When Shall We <Three> Meet Again?
<Insert your group-Number here>
So, the group has decided upon a Game. The setting has been chosen, and tailored to the player’s whims. The system has been house-ruled beyond recognition. Character sheets are produced, dice are procured. Everyone is in high spirits, looking forward to the game. And then someone has to spoil it by asking “So, Friday then?”.
Everyone stops. A hush drops over the room. A draught whips up as if from nowhere, the piano player pauses mid-refrain, and a distant door creaks. Eventually someone breaks the silence: “I can’t do Friday. I have to see my family”. It is as if a dam has broken, and everyone is now able to rush forth!
“Tuesday is good for me”
“I can do this Tuesday, but next week I’m away on business”
“I can only do every other Thursday”
“Most Thursdays, but I might be late – Work, y’know”
“Our band meets on Mondays, but if they cancel, I can come”
And so it begins …
I am in the extremely privileged position of being in a regular group, with regular players. We meet once a week, every week. We have scheduled our other commitments around Games Night. Even if we are missing players, if we have quorum, we will play our usual RPG. If not, the few who do attend will break out Small World (or occasionally, with much protesting, some other game).
The other group I am in, on the other hand, is irregular to the point of collapse.
I don’t think I’ve seen a session where all of the players have attended. We meet every couple of months (at best), and only after a flurry of emails and Facebook posts trying to find a date that enough people can make.
This group has at least three games on the go, and I am only in one of them. One would have thought that they could find a date that at least some players can make, and decide which game from there. But alas, dear reader, it is not so. Some players only want to play certain games. Some want to GM, and some do not. Sometimes, despite the wait, a game is not ready. Another may be drawing to a climax, and need as many players as possible, or be at a crux point that needs a certain player(s) involvement.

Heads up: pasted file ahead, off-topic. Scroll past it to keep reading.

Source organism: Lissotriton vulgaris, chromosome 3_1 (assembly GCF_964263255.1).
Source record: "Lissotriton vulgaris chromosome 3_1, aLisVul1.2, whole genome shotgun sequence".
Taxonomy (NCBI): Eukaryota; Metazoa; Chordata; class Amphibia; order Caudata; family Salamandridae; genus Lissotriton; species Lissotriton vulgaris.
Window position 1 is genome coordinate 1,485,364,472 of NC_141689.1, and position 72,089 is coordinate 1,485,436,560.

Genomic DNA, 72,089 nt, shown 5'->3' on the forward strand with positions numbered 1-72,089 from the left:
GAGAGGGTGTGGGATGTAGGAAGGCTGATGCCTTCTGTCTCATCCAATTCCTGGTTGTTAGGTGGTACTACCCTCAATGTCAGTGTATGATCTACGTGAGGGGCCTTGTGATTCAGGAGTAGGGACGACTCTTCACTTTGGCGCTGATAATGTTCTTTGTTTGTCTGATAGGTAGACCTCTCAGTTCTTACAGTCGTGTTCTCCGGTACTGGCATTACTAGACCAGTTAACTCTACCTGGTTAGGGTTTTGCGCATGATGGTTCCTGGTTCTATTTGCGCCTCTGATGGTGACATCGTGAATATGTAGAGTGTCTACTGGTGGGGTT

And the months do pass …
(There is a small amount of Email Play, where the GM effectively runs a mini Play-by-Post game to fill in some gaps, and prepare for the next session. But this is an aside, rather than a major point)
(Yes, I am in THREE rpg groups!)
This group was specifically built to accommodate players not making every session. An old-school D&D game where we take the part of Adventurers, plundering a local cave-system that houses kobolds, goblins, and worse!
At the end of each session, we make it back to the local town to sell our loot, resupply, and see what other brave souls may be interested in joining our merry band!
So far, this has worked well. The DM has every 2nd Sunday of the month free, and will run the game for whom so ever may turn up at the pub. (This month, being Just-after-Xmas, we have postponed until later in the month, due to a lot of potential players having other commitments).
This is still quite a new group (5 sessions?), and we are yet to see how people’s endurance holds up.
One of our players has a mid-week game. I think. And some of our friends run intermittent twice-yearly full-day games.
There is the Demon Games Club (or whatever the Polytechnic Games Soc is calling itself these days), and the yearly Student National Championships. But I have little involvement these days (on account of not having been a student for <cough> years).
Solutions (or otherwise)
One would have thought that Instant Global Communication, the Information Superhighway, videophones, flying cars and all of the other Golden Future sci-fi technology we now posses (ok, I lied about the flying cars) would make arranging games easier.
I (or whoever happens to be GMing the current game) send out an SMS each week, confirming the date for the next game, and once enough players have RSVPed, another to finalise it. My last game, we used our Forum. Groups Two and Three have Facebook pages where dates and attendance are discussed.
And yet Players have turned up on the wrong day, or not arrived on Games Night. We SMS one of our players EVERY week, checking that he is awake, has remembered it is The Game, and is wearing trousers (true story).
Some people think of RPGs as a social meeting, free-form and informal. Others find it a Way Of Life (I hesitate to say Obsession …). When all of your group are on the same page, it can work well, but in a mixed group, it is likely that someone will be disappointed.
Do you have any techniques for rounding up your players?
Or as a player, how do you feel about Regular Attendance?